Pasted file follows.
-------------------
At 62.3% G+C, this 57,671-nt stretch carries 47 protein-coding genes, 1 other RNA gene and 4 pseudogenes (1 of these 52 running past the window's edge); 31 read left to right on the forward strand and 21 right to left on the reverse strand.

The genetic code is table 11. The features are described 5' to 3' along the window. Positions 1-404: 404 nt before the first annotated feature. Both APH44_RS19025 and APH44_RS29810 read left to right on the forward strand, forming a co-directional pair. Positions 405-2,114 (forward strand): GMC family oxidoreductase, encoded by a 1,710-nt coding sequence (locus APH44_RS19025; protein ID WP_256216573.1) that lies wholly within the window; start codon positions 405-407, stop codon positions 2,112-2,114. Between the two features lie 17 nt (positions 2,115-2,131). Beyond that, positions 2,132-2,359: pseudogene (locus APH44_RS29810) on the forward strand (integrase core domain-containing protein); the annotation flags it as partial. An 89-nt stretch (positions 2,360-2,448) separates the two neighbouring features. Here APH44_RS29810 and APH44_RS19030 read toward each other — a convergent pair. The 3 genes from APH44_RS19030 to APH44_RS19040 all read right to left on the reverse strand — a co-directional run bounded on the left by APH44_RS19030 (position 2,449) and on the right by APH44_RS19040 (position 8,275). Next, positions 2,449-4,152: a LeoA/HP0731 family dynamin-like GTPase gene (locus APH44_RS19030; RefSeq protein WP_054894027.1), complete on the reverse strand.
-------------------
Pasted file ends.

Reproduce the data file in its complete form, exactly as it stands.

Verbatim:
At 62.3% G+C, this 57,671-nt stretch carries 47 protein-coding genes, 1 other RNA gene and 4 pseudogenes (1 of these 52 running past the window's edge); 31 read left to right on the forward strand and 21 right to left on the reverse strand.

The genetic code is table 11. The features are described 5' to 3' along the window. Positions 1-404: 404 nt before the first annotated feature. Both APH44_RS19025 and APH44_RS29810 read left to right on the forward strand, forming a co-directional pair. Positions 405-2,114 (forward strand): GMC family oxidoreductase, encoded by a 1,710-nt coding sequence (locus APH44_RS19025; protein ID WP_256216573.1) that lies wholly within the window; start codon positions 405-407, stop codon positions 2,112-2,114. Between the two features lie 17 nt (positions 2,115-2,131). Beyond that, positions 2,132-2,359: pseudogene (locus APH44_RS29810) on the forward strand (integrase core domain-containing protein); the annotation flags it as partial. An 89-nt stretch (positions 2,360-2,448) separates the two neighbouring features. Here APH44_RS29810 and APH44_RS19030 read toward each other — a convergent pair. The 3 genes from APH44_RS19030 to APH44_RS19040 all read right to left on the reverse strand — a co-directional run bounded on the left by APH44_RS19030 (position 2,449) and on the right by APH44_RS19040 (position 8,275). Next, positions 2,449-4,152: a LeoA/HP0731 family dynamin-like GTPase gene (locus APH44_RS19030; RefSeq protein WP_054894027.1), complete on the reverse strand.